Richard Berkley, Kansas City's longest-serving mayor who moved 'swiftly' in tragedy, dies at 92
Richard Berkley served a record three terms as Kansas City's mayor, from 1979 to 1991, and was the first Jewish mayor in city history. His tenure was defined in large part by his quick response to the Hyatt Regency skywalk collapse, a disaster that killed 114 people and injured hundreds more.
Richard L. Berkley, who served an unprecedented 12 years as the 50th mayor of Kansas City, died Wednesday. He was 92.
His death was confirmed by his cousin, Tension Corporation president Bill Berkley.
Bill says he was the second person to work on Berkley's first mayoral campaign. "And he was the kind of mayor that was never too busy to take a call or help someone who needed help," Bill said.
Kansas City leaders offered their condolences and praise for Berkley's leadership.
"Mayor Berkley leaves behind an extraordinary legacy of service to our community," Mayor Quinton Lucas wrote in a statement. "I was one among many who were honored to receive his thoughtful advice, a few of his photographs, and fortunate to have had the chance to know him."
“Today, I’ve lost a dear friend and Kansas City has lost an iconic leader," former Kansas City mayor and current U.S. Rep. Emanuel Cleaver wrote. "Dick Berkley offered the calm, collected, and utterly effective leadership that helped transform Kansas City into the major metropolitan area it is today."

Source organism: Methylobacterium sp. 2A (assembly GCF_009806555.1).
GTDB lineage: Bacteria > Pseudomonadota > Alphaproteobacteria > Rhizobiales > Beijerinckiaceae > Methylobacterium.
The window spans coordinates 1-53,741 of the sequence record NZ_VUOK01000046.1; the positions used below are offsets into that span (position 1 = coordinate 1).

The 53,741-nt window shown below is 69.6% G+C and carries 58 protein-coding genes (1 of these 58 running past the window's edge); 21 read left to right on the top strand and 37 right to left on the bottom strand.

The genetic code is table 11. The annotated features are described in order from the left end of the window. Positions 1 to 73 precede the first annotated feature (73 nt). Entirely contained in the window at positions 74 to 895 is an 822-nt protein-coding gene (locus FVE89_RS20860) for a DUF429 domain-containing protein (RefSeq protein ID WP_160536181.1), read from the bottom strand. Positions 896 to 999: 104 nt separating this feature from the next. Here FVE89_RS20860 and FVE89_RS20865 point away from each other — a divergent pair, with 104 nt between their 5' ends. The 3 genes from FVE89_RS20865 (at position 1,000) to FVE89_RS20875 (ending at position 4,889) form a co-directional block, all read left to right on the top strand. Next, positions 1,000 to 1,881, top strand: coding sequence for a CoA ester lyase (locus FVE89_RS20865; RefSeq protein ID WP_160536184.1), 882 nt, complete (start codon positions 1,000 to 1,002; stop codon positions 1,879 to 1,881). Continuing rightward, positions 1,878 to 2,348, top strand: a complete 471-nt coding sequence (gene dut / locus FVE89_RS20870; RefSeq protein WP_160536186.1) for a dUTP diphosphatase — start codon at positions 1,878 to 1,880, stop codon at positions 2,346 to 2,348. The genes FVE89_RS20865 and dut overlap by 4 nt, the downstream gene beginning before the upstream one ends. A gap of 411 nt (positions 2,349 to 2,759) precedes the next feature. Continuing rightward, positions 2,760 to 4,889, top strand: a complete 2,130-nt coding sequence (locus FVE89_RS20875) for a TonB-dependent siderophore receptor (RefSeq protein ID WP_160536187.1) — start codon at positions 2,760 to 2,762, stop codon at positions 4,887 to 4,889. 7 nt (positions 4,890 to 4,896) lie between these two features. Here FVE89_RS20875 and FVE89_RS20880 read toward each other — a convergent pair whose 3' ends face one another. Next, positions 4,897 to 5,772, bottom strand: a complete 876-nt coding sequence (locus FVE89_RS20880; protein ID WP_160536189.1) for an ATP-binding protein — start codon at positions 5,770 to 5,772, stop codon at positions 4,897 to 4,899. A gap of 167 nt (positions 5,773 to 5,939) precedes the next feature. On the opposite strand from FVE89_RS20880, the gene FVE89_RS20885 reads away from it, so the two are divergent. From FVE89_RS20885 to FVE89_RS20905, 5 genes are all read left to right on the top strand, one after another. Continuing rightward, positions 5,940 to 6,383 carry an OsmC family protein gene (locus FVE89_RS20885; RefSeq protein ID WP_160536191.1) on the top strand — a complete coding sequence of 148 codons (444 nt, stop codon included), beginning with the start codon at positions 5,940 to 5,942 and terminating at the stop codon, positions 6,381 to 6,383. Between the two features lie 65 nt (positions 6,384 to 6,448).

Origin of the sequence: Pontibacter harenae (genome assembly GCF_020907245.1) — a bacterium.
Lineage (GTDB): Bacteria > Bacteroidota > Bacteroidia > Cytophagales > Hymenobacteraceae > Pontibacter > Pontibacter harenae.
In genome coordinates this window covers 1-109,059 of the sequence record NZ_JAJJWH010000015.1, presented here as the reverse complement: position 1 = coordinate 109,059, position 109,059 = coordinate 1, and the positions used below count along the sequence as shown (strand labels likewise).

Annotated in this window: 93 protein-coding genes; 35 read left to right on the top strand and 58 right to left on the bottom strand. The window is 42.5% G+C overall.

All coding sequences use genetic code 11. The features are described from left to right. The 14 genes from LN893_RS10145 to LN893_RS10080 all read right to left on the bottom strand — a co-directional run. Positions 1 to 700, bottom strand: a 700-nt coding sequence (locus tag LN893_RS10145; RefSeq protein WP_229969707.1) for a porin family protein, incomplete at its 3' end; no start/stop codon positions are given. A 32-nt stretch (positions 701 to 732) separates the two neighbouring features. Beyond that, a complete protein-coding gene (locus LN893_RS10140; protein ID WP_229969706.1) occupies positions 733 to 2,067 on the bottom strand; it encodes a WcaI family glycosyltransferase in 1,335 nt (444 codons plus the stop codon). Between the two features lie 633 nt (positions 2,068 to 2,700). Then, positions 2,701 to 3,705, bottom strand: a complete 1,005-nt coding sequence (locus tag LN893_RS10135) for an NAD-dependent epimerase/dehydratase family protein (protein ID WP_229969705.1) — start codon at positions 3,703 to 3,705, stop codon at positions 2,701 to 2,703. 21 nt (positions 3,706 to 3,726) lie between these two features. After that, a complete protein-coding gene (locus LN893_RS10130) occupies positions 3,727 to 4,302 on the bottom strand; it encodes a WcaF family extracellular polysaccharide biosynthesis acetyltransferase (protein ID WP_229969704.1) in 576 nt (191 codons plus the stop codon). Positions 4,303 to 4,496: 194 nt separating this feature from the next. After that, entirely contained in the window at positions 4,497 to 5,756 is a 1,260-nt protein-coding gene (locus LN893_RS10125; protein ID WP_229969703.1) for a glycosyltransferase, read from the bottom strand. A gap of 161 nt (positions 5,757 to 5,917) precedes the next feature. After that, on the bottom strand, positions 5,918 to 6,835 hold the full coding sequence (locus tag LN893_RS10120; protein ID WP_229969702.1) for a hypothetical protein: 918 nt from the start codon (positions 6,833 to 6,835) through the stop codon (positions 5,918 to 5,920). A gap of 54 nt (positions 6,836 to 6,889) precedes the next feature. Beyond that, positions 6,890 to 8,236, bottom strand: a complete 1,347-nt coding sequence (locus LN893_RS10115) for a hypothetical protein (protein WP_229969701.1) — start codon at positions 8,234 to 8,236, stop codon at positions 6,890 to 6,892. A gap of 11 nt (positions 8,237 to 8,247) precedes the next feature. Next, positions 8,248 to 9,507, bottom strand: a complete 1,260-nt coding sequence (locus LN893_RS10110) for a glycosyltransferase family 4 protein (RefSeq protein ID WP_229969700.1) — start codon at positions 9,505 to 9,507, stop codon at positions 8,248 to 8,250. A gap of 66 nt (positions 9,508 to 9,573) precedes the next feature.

Berkley was mayor of Kansas City from 1979 to 1991, the only mayor in the city’s history to serve three terms. Known as a “nice guy” even by his detractors, Berkley's tenure was largely scandal free, no small achievement in a city that remains indelibly associated with the corrupt Pendergast machine of the 1920s and 1930s.
“Dick Berkley was as ethical and honest a human being as I’ve ever known in my life,” said Jerry Riffel, who was elected to replace Berkley on the council’s 4th District seat in 1979, the year Berkley was first elected mayor. “He was a perfect image setter and a consummate leader with respect to neighborhood issues who constantly stayed in touch with all aspects of city government.”
Willing, indeed eager, to attend countless ribbon-cutting ceremonies, Berkley presided over a period of steady growth in the city — although during his tenure, downtown Kansas City remained a wasteland of crumbling infrastructure and massage parlors whose declining fortunes awaited reversal by his successors.